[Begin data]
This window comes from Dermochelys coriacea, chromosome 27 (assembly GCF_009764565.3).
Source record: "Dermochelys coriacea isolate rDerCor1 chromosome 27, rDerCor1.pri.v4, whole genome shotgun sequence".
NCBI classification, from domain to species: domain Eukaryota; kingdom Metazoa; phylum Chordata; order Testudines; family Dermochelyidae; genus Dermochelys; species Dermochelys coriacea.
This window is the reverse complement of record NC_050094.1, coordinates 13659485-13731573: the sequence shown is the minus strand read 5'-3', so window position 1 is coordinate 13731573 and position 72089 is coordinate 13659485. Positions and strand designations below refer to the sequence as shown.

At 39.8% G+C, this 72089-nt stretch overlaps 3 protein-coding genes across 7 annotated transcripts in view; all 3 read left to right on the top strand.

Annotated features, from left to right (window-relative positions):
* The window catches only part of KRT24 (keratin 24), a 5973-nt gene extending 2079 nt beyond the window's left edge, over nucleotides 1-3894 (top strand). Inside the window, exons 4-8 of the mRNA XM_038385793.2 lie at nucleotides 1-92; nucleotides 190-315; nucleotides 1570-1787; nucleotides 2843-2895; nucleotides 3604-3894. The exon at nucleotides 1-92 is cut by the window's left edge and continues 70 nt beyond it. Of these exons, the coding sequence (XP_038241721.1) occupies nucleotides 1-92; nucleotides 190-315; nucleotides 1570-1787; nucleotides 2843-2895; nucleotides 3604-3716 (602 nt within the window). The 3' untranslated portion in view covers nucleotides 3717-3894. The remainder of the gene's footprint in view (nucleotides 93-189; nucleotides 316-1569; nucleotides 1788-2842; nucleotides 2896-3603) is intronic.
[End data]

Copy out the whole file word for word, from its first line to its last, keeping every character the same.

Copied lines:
This window comes from Dermochelys coriacea, chromosome 27 (assembly GCF_009764565.3).
Source record: "Dermochelys coriacea isolate rDerCor1 chromosome 27, rDerCor1.pri.v4, whole genome shotgun sequence".
NCBI classification, from domain to species: domain Eukaryota; kingdom Metazoa; phylum Chordata; order Testudines; family Dermochelyidae; genus Dermochelys; species Dermochelys coriacea.
This window is the reverse complement of record NC_050094.1, coordinates 13659485-13731573: the sequence shown is the minus strand read 5'-3', so window position 1 is coordinate 13731573 and position 72089 is coordinate 13659485. Positions and strand designations below refer to the sequence as shown.

At 39.8% G+C, this 72089-nt stretch overlaps 3 protein-coding genes across 7 annotated transcripts in view; all 3 read left to right on the top strand.

Annotated features, from left to right (window-relative positions):
* The window catches only part of KRT24 (keratin 24), a 5973-nt gene extending 2079 nt beyond the window's left edge, over nucleotides 1-3894 (top strand). Inside the window, exons 4-8 of the mRNA XM_038385793.2 lie at nucleotides 1-92; nucleotides 190-315; nucleotides 1570-1787; nucleotides 2843-2895; nucleotides 3604-3894. The exon at nucleotides 1-92 is cut by the window's left edge and continues 70 nt beyond it. Of these exons, the coding sequence (XP_038241721.1) occupies nucleotides 1-92; nucleotides 190-315; nucleotides 1570-1787; nucleotides 2843-2895; nucleotides 3604-3716 (602 nt within the window). The 3' untranslated portion in view covers nucleotides 3717-3894. The remainder of the gene's footprint in view (nucleotides 93-189; nucleotides 316-1569; nucleotides 1788-2842; nucleotides 2896-3603) is intronic.